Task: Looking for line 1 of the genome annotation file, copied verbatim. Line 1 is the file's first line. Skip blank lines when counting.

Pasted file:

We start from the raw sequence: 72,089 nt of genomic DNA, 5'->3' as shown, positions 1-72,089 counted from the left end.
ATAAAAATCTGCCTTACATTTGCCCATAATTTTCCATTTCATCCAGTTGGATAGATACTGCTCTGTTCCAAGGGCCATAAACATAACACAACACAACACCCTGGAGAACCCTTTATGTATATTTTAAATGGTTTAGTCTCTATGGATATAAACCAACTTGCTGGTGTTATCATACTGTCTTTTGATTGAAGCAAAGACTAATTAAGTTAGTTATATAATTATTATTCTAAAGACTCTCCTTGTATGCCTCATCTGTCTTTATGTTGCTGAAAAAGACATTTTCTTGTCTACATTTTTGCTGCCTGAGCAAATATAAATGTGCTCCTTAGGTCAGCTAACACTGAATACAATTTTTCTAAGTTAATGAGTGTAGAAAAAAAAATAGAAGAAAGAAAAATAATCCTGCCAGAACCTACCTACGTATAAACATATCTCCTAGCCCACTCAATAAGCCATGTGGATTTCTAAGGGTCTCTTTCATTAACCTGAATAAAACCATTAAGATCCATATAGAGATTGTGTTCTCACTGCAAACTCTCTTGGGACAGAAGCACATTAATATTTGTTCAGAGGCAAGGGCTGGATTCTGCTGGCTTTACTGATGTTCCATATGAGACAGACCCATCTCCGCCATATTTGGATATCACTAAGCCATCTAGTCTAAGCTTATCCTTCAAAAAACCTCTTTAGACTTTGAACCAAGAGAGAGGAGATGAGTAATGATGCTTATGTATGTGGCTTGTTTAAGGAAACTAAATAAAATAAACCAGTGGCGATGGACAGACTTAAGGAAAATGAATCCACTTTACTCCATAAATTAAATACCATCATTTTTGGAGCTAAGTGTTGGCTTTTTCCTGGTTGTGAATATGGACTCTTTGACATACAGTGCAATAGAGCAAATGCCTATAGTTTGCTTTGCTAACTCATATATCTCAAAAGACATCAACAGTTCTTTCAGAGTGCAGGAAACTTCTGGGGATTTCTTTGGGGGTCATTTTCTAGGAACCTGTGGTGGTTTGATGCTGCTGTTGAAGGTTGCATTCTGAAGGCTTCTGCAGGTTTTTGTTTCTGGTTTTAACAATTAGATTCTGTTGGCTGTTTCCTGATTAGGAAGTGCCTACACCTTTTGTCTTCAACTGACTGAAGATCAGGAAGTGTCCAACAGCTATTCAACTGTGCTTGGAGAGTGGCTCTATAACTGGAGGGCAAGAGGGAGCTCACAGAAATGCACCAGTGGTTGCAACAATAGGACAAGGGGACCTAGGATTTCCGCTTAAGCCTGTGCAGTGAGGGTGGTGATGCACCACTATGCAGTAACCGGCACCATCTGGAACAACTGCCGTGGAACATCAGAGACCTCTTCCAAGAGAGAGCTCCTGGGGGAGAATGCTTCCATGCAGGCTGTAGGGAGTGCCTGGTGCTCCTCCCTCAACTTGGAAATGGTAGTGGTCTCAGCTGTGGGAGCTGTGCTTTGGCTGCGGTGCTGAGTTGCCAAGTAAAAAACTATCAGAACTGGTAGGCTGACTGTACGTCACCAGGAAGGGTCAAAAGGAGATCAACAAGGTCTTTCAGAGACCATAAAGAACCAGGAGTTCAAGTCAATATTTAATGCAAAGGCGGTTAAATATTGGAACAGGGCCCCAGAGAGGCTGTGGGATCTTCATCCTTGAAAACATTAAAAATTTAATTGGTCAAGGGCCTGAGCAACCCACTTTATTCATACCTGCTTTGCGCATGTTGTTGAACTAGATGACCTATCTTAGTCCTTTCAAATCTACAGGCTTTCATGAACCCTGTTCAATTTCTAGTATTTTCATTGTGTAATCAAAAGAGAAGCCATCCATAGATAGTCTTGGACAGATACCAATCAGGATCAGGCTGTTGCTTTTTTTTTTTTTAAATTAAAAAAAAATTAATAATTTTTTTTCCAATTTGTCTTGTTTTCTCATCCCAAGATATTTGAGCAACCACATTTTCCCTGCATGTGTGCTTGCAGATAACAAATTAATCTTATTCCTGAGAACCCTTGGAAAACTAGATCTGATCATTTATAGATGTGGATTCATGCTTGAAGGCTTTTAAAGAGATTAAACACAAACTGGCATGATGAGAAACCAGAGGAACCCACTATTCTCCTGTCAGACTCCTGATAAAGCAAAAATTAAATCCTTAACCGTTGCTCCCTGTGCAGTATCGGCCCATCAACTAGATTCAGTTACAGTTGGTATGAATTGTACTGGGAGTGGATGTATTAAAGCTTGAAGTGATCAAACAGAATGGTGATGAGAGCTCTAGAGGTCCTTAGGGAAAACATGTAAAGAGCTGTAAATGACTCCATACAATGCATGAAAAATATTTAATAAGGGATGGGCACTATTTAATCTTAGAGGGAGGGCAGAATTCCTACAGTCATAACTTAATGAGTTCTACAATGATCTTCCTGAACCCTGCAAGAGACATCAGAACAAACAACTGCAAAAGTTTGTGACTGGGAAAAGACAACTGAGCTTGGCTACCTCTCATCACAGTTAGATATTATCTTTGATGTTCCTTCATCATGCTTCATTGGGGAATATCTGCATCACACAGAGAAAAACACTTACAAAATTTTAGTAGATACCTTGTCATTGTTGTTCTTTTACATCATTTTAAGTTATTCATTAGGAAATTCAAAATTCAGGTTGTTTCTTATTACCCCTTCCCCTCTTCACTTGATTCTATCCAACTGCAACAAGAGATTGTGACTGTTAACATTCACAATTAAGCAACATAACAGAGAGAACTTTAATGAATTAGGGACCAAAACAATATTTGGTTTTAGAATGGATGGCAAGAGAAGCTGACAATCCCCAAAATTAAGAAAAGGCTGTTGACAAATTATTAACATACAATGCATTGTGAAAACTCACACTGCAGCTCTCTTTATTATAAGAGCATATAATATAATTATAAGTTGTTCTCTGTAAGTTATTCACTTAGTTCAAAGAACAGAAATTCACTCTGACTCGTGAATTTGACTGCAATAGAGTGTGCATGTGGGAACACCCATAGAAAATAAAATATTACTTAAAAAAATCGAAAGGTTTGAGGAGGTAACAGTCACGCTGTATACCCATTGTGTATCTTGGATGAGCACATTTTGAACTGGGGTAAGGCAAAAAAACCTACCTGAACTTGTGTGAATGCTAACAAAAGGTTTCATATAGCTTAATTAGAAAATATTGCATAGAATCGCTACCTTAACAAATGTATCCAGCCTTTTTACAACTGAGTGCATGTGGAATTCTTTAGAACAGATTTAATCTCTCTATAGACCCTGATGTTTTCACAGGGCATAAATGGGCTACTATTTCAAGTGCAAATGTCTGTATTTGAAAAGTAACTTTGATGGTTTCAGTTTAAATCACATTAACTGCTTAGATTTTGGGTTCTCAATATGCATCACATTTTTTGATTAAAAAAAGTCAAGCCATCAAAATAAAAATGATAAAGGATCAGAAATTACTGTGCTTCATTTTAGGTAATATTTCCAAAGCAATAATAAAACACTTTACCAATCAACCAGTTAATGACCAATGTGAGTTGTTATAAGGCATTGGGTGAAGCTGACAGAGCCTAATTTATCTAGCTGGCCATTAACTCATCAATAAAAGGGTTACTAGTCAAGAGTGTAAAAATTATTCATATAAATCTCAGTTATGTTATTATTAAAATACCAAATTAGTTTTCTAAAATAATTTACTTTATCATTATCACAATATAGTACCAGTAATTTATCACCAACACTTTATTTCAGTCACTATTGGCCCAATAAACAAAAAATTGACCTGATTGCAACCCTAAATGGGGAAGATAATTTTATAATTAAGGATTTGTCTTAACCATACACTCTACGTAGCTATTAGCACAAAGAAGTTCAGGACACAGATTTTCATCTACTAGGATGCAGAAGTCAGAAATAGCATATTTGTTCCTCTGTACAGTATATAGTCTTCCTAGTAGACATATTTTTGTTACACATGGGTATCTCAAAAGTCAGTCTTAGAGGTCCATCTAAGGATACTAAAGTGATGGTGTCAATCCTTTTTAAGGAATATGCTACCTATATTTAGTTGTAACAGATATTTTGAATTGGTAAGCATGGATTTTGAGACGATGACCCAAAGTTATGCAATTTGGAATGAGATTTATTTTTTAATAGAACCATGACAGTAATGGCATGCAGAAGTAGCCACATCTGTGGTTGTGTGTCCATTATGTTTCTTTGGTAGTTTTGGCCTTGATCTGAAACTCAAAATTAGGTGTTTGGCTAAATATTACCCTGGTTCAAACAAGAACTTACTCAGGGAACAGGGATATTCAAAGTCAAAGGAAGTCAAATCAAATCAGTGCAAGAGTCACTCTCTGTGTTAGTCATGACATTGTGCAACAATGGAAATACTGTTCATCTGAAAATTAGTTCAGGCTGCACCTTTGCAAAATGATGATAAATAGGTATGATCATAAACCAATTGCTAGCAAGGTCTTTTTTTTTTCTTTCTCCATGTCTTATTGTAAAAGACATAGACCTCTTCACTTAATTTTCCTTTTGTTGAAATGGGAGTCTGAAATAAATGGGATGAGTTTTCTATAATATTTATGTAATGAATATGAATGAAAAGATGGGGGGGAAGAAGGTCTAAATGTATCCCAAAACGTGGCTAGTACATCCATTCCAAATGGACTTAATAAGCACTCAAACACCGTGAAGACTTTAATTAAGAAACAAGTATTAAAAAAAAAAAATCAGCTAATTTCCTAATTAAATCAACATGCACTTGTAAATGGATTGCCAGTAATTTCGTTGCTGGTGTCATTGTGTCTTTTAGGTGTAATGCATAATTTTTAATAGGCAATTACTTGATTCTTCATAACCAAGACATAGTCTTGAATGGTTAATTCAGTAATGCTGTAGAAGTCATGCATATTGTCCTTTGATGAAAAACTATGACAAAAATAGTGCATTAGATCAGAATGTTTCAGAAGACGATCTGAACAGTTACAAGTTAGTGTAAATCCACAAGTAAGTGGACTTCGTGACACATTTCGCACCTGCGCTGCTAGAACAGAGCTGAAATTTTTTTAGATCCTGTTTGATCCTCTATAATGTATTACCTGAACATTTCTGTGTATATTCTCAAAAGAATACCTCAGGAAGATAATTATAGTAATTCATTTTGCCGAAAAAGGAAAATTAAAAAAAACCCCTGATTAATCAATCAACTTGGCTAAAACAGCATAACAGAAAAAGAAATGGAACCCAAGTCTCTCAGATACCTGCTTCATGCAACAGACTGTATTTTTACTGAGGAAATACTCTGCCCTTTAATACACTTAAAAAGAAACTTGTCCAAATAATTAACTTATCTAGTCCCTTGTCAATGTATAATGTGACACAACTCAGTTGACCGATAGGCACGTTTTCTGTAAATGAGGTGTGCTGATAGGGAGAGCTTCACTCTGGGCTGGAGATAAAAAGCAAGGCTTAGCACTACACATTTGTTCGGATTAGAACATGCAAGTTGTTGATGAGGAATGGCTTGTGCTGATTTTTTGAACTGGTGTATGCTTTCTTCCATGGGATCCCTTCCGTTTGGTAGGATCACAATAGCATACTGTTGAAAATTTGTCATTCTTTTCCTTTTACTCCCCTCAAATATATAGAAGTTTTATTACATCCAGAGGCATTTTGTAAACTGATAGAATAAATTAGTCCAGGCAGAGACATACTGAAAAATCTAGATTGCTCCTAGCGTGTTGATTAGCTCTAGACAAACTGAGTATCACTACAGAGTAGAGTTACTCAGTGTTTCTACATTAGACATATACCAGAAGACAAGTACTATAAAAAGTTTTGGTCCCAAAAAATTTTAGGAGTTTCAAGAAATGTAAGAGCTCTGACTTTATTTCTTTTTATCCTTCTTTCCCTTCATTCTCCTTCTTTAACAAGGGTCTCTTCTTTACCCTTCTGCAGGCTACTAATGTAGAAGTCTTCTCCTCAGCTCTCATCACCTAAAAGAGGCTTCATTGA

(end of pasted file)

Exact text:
We start from the raw sequence: 72,089 nt of genomic DNA, 5'->3' as shown, positions 1-72,089 counted from the left end.